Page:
The Battle of the Little Blue River
— "They fought us on the blue grass ridges..." Pvt. James H. Campbell, 14th Mo. Confederate Cavalry —
By 11 a.m. on Oct. 20, 1864, Col. Thomas Moonlight had made his first movement after the Little Blue crossing. Maj. Gen. James Blunt received permission from Maj. Gen. Samuel Curtis to engage the Confederate and made a rapid movement to this position, deploying the Federal line starting at the Independence-Lexington Road and stretching for about a mile to the south. Blue dismounted his troops, sending every fourth man to the rear to hold the horses. Maj. Gen. John S. Marmaduke and Brig. Gen. Joseph O. Shelby, also dismounted, were just 60 yards over the hill. A cannonade signaled the beginning of the last movement for the battle of the Little Blue. Almost simultaneously Confederate and Federal forces swept forward into the attack. On the Confederate left Marmaduke charged into Col. Charles R. Jennison's 15th Kansas, the 3rd Wisconsin and 2nd Colorado and Shelby on the right charged the 16th and 11th Kansas. Back and forth along these slopes the fighting was fierce and often hand to hand. After an hour Blunt had pushed the Confederates about a half mile east, but recognizing hat his flanks were about to be engulfed, Blunt ordered a withdrawal back to the heights. Gen. Curtis and staff now came upon the battle and immediately shifted forward Col. W. D. McClain's artillery, U.S.A., and 2 cannons from the 11th Kansas to a recently ploughed field, leaving them exposed to Rebel sharpshooters. Maj. R. H. Hunt, chief of artillery, U.S.A., shifted 2 more 11th Kansas cannons in support. They opened fire on the Confederates and drove them back, but exposed their left flank. The Confederates increased pressure on the Federal line and further exposed the Federal left flank. Shelby sent Col. Sidney Jackman on the attack. May. Hunt, U.S.A., seeing the attack forming, searched for help and sent for the 11th Kansas Cavalry who were beginning to pull back to Independence.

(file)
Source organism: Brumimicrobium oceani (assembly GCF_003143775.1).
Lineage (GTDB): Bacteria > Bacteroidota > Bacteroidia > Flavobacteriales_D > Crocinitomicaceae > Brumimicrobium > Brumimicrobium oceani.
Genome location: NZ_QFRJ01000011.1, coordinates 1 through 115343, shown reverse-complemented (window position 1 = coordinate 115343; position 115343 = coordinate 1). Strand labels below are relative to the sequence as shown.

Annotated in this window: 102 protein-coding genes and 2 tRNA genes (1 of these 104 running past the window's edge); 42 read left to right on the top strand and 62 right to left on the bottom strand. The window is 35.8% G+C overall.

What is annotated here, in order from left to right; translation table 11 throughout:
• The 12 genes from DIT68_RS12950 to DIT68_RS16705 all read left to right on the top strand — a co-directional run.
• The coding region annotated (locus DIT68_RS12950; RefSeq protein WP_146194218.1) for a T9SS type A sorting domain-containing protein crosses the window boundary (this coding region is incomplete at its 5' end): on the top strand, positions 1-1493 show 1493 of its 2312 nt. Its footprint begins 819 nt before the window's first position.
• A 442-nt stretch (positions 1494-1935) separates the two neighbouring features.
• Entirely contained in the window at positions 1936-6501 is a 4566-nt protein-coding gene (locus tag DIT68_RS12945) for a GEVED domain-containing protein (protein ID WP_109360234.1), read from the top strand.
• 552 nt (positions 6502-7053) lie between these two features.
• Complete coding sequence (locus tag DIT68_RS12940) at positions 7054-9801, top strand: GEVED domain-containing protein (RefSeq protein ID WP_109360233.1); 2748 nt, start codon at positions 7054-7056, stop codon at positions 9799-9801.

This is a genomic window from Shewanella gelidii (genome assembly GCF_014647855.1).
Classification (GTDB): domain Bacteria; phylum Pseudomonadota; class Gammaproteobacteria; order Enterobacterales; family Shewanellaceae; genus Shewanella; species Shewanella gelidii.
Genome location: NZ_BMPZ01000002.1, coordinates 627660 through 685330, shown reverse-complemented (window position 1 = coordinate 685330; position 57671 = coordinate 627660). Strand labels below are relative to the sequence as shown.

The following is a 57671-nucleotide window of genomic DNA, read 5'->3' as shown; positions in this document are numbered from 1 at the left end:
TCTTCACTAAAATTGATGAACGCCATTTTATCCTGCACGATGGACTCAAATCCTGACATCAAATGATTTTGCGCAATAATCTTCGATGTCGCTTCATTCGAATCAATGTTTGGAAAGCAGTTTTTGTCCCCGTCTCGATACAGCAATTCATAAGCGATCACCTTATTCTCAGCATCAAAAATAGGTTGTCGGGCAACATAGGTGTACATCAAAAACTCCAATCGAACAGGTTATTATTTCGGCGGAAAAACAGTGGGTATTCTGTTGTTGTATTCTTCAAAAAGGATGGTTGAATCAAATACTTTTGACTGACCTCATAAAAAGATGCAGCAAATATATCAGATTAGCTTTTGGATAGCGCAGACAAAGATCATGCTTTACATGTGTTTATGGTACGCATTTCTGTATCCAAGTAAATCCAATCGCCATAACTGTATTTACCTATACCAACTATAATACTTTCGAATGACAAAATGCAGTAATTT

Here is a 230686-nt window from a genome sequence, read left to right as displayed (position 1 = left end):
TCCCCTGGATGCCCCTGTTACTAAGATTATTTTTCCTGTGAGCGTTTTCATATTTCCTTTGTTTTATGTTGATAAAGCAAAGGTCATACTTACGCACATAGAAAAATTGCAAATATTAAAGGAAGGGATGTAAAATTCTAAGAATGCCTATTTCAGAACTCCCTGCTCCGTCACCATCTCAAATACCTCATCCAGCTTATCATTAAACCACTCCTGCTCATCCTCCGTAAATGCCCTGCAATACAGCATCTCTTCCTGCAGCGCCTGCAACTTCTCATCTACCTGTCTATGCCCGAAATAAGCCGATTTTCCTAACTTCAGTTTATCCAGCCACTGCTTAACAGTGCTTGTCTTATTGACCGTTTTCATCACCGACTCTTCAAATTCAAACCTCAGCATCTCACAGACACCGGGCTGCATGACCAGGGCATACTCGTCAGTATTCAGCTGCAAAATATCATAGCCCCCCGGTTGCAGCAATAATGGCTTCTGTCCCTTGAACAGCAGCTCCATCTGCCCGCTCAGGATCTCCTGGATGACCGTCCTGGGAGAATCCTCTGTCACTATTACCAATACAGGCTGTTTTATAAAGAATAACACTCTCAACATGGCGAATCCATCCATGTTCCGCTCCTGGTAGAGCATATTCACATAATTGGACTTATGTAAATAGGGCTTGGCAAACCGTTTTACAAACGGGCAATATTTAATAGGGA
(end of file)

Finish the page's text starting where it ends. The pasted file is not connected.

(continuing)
At about 3 p.m. the fight here had been going on for 4 hours. Gen. Curtis understood that he could not hold Gen. Sterling Price un Federal help could arrive from the east and so he returned to Independence, taking the ammunition wagons with him. Blunt was glad to see him go. Sometime during this fight, Moonlight realized his troops were nearly out of ammunition, but still holding them in line began the troops singing "Rally 'Round the Flag" in order to bolster their courage. Jennison, with the 15th Kansas, 3rd Wisconsin, and Barker's Artillery, was holding back Marmaduke on the right in a series of charges and counter charges from rock wall to rack wall, ravine to ravine.
Blunt also realized he must begin his retreat to Independence or face surrender. Forming one line while a second took up a new position, they leap-frogged line this and made stands at the Saunders and Massey farms. Blunt took up his last line of defense on the eastern edge of Independence.
"The Battle continued in Independence on oct. 22, 1864, 6 miles west, and then on to the Battle of the Big Blue at 63rd and Manchester."
Lawson Moore House 20309 E. Blue Mills Rd. (private residence)